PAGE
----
Where’d it come from #51
When we refer to our right-hand man (or woman), we’re talking about our most trusted friends and, in political and military circles, advisors and allies. As for where this idiom originated, there are a few theories.
For the first, you’ll have to envision a king at court, sitting on his throne, presiding over his minions. To his right would have been his most trusted advisors; perhaps a queen or, if he ruled stag, maybe a knight or close political advisor. Either way, his best man was to his right by custom.
The second theory lay in prejudice. Historically, “lefties” were in the minority and, for reasons unknown, not trusted. If you wanted a good friend or a job done properly, better that you found yourself a right-handed man.
Whichever explanation you believe, “right-hand man” is our way of saying close friend and trusted ally.
“James Madison was a reliable secretary of state, so reliable, in fact, that he was President Thomas Jefferson’s right-hand man.”
In the cards
Oh, how I wish a winning lottery ticket were in the cards for me, but alas, it probably isn’t. For centuries (and even today in some circles), people seek out previews of their fortunes in tarot cards. Different cultures had different cards representing a variety of future outcomes, but in every case, people hoped that their best interests lay in the cards—hence our usage of the phrase in reference to our own fortunes, whatever they may be.
“The lottery jackpot is at $600 million. I hope a winning ticket is in the cards for me.”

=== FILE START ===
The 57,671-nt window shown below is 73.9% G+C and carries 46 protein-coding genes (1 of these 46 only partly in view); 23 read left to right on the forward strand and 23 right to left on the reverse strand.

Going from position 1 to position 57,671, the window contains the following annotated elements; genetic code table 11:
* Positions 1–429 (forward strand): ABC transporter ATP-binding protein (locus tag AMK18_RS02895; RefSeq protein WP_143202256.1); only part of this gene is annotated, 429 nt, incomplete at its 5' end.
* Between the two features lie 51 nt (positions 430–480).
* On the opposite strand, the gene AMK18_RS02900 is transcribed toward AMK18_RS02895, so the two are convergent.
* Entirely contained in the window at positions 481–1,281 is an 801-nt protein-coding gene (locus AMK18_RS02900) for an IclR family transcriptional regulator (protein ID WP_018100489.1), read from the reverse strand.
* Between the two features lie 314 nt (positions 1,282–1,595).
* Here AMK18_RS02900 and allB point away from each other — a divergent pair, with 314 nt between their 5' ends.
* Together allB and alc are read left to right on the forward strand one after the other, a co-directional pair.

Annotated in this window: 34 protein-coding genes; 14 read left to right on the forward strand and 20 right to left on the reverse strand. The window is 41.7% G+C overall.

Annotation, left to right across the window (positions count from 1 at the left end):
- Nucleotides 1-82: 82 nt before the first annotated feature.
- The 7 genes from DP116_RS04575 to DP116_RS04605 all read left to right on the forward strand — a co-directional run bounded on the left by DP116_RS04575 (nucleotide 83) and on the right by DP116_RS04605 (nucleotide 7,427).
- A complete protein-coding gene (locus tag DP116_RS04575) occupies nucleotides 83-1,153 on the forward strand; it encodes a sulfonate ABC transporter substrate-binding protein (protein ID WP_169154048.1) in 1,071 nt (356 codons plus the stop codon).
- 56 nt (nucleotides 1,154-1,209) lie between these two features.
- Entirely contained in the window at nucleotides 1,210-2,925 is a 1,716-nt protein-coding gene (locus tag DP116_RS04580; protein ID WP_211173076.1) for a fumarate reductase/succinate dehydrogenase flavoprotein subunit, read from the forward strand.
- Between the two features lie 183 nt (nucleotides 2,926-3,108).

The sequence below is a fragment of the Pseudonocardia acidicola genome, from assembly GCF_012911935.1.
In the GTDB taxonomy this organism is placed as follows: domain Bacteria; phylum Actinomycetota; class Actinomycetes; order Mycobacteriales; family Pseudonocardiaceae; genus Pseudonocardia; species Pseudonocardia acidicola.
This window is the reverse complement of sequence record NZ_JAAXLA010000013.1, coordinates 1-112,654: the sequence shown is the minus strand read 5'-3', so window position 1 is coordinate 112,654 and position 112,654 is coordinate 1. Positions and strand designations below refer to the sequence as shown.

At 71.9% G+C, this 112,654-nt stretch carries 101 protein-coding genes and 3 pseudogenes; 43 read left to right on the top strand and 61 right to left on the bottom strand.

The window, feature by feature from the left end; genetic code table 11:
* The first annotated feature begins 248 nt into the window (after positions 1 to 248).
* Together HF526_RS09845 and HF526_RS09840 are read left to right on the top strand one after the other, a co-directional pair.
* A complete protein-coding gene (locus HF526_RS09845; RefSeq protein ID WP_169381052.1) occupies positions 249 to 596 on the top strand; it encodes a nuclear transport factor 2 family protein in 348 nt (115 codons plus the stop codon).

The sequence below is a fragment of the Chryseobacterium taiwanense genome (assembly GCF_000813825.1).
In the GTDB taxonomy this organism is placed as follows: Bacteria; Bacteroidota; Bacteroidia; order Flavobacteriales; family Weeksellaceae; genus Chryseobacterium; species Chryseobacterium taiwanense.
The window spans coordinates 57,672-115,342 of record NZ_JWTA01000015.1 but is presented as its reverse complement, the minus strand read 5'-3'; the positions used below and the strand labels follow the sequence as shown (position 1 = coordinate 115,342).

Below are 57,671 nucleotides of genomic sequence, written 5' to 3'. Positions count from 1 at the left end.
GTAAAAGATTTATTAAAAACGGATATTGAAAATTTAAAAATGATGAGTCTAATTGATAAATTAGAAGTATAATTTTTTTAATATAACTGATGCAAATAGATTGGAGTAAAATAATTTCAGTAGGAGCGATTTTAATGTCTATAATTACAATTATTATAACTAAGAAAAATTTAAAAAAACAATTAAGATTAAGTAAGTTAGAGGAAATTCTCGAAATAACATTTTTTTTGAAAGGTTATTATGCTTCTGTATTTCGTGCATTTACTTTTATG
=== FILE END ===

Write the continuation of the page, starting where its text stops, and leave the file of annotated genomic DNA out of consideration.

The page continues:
Cards stacked against (me/you)
Here we have one of the many phrases derived from games of cards. The whole point of shuffling a deck is the fairness of pure chance. Otherwise, where is the risk in gambling? For those who prefer certain victory over luck, there’s always the option of stacking the deck against their opponent. In other words, they’ve arranged the cards in a way that would not benefit anyone who received them.
When we say that the cards are stacked against you, an uphill battle is “in the cards” for you.
“I desperately want and deserve a promotion, but given the current budget, the cards are stacked against me.”
This word is older than you may think. According to Webster’s dictionary, its first usage dates back to 1682 and, originally, literally referred to the theft of children (hence “kid”). When linked to nap—a now obsolete word for theft—you have “child theft.”
This practice was sadly all too common centuries before the age of child labor and education regulations, as well as laws mandating the proper care of orphaned children. Especially in the island and North American colonies, where plantation labor was essential to profits, children were often the targets of thieves looking for slaves.
In time, the term assumed a broader meaning that encompassed the capture of anyone, regardless of age.
“This morning’s news report contained a story about a millionaire’s daughter kidnapped and held for ransom.”